Greek Police Accused of Violence at Education Bill Protests

By Stavros Malichudis
Feb.11, 2021

Police in Greece have been criticised after videos circulated on social media of officers violently pushing and shoving photojournalists covering a protest against a new bill for universities on Wednesday.

The photojournalists’ union said riot police beat up a member of the union who had been reporting on the protests.

It added that one day before, police tripped up photojournalists covering another protest,­ this time in support of Dimitris Koufontinas – another union member, jailed on November 17 last year – now on hunger strike demanding transfer to another prison.

The new bill among other things allows police to maintain a presence on university campuses. A law withdrawn in 2019 long prohibited police from entering university grounds in Greece, in memory of those killed in 1973 when the military regime violently crushed an uprising at the Athens Polytechnic.

Niki Kerameus, the Education Minister, says the problem of security on Greek campuses has become acute and current lawlessness is forcing Greek students to study abroad.

Outside the Greek parliament, during the debate on the bill, a group of some 200 people, drawn from the main protest of some 5,000 protesters, clashed with riot police, who used tear gas to disperse them. Police took 52 individuals into custody.

Konstantinos Zilos, a photojournalist covering that protest, complained to BIRN of the police’s “dangerous repression” of citizens and media professionals.

Besides the incident involving the beaten-up photojournalist, he added, “the police a number of times have prevented our work, cutting our access without reason and blocking our cameras with their hands or bodies”.

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Alexandra Tanka, a reporter for, told BIRN that a 21-year-old photography student “was surrounded in a glimpse of an eye by the riot shields and suddenly cut off from his colleagues”.

The immediate intervention of photojournalists and reporters resulted in the police letting him free. “A photojournalist asked them why they were not arresting that person who seemed to also be a photographer, pointing to a policeman holding a camera recording the demonstration,” Tanka recalled.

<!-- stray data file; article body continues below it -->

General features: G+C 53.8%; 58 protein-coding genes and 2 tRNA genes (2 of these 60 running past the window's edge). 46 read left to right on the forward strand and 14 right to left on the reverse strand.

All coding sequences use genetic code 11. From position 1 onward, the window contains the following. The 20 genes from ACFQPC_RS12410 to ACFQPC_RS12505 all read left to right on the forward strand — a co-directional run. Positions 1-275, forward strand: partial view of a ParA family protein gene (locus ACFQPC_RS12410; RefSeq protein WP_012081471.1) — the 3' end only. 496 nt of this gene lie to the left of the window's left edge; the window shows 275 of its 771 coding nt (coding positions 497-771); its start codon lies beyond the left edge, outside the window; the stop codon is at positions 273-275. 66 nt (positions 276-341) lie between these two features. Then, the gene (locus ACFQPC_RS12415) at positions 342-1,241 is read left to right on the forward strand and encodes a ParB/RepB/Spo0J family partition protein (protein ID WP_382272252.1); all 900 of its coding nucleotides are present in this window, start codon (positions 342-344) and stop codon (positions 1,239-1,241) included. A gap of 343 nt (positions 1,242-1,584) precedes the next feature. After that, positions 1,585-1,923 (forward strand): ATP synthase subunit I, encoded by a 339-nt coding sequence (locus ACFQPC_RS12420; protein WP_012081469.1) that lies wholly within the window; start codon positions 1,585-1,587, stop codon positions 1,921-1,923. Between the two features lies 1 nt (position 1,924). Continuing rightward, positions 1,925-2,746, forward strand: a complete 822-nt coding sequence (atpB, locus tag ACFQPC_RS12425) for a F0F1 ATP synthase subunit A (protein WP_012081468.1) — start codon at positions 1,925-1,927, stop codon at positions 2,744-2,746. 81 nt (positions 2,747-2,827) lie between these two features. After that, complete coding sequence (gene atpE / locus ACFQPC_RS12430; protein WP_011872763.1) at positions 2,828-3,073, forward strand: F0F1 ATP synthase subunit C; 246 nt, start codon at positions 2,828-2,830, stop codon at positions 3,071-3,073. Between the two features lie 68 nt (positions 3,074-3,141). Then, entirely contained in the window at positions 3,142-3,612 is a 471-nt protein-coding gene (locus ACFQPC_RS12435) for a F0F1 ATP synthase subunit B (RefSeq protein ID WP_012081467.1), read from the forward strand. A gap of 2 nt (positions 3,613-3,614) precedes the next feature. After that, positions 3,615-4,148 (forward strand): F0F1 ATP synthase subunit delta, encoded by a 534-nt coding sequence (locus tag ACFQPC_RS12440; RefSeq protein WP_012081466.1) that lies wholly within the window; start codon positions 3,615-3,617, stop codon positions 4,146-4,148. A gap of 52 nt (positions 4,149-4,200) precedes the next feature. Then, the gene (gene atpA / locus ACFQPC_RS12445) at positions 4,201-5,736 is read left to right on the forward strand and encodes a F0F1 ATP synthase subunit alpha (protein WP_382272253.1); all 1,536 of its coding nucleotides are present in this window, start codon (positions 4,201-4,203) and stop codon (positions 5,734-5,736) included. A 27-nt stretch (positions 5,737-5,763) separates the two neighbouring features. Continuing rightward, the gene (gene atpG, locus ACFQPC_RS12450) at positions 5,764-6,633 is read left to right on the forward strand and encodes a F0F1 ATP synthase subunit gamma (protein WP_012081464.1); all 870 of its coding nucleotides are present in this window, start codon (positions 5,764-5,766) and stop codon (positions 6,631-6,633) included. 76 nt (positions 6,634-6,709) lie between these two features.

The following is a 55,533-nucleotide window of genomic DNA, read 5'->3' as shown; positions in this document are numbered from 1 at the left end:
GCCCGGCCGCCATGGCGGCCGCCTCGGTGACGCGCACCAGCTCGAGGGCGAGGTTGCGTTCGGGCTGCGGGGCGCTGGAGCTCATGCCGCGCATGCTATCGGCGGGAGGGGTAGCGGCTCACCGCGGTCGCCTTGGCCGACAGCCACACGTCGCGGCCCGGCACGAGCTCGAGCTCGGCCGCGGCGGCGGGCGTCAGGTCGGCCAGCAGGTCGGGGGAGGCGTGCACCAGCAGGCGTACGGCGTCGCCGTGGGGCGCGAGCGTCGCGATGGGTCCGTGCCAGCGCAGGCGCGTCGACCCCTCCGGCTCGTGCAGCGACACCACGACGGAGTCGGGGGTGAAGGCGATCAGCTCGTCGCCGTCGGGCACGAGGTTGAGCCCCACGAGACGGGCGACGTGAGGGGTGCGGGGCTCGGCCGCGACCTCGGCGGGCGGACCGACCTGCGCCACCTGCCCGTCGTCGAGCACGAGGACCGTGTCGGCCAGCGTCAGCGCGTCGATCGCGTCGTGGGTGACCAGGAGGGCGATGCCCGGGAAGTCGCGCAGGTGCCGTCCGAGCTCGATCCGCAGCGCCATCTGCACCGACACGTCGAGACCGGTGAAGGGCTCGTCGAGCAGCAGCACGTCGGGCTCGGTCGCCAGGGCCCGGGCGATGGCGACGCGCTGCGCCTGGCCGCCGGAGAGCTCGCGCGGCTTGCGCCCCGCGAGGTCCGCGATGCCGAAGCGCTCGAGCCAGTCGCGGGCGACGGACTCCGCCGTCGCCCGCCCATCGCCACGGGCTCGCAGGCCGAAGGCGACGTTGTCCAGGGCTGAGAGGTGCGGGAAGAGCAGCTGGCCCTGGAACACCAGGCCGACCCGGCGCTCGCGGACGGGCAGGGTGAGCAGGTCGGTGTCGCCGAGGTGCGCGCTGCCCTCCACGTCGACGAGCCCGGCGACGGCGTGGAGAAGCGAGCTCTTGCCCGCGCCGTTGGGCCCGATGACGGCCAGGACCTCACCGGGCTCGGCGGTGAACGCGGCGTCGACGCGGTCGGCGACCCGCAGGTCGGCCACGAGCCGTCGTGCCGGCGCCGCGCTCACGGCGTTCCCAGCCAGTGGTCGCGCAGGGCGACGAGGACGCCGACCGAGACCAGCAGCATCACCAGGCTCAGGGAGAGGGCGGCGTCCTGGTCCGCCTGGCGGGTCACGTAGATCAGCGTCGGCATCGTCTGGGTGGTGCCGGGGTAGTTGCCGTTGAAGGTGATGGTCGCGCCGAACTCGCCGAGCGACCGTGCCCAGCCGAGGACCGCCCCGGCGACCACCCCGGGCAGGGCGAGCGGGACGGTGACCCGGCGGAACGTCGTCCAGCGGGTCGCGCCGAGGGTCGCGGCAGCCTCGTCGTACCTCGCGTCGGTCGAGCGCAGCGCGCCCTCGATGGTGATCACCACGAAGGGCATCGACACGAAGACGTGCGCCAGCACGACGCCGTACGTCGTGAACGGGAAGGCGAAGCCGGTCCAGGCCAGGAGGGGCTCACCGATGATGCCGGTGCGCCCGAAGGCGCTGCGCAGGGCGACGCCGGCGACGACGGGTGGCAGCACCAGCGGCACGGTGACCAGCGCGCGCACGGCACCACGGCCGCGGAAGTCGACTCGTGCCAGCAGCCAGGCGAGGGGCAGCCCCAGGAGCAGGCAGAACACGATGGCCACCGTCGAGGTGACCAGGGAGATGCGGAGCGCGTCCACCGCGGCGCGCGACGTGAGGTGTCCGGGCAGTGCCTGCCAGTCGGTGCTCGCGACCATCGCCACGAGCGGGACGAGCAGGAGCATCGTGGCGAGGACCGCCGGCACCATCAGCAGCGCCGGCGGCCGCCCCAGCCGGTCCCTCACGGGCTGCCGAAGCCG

But not everyone was as lucky as the photography student, she said. “Students were beaten up and had to spend the night behind bars. According to reports, a girl was beaten up so badly that she was injured in the head and had to be hospitalized to get stiches.”

Nikos Markatos, former dean of the National Technical University of Athens, told the private radio station Real FM that police “were jumping on pavements with their motorbikes” and that one of these motorbikes had injured a girl, sending her to hospital – “the same hospital as my son, who was pushed, fell down and twisted his shoulder”.

Markatos said a third student who was hit on the chin with a fire extinguisher by a police officer at the protest, breaking his chin bone and some teeth, was sent to the same hospital.

Pictures shared on social media showed police violently attacking the protesters, sometimes hitting them after they had already been arrested.

Mera25, the party of former government minister Yanis Varoufakis, said Sofia Sakorafa, an MP for the party and vice-president of the Greek parliament, was also attacked by riot police outside police headquarters in Attica, where she was present when protesters were brought there on Wednesday evening.

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The photojournalists’ union condemned attacks on journalists by police, saying that this was tending to become “a habit” and adding that the government had “a duty to inform us if freedom of press still exists”.

On January 21, the Minister of Citizens’ Protection, Michalis Chrisochoidis, presented new national guidelines for policing demonstrations.

According to these rules, journalists covering protests now have to do their work from a certain area specified by the authorities, with the minister adding this was being imposed to protect the journalists themselves.

However, rights groups disagree. On February 2, the international Paris-based media watchdog Reporters Without Borders, RSF, in a report, warned that the new guidelines in Greece were “likely to restrict the media’s reporting and access to information”.

Commenting on the new guidelines, the former head of the photojournalists’ union, Marios Lolos, said that “in 99 per cent of such cases”, attacks on photojournalists covering protests do not come from protesters “but from the police”.

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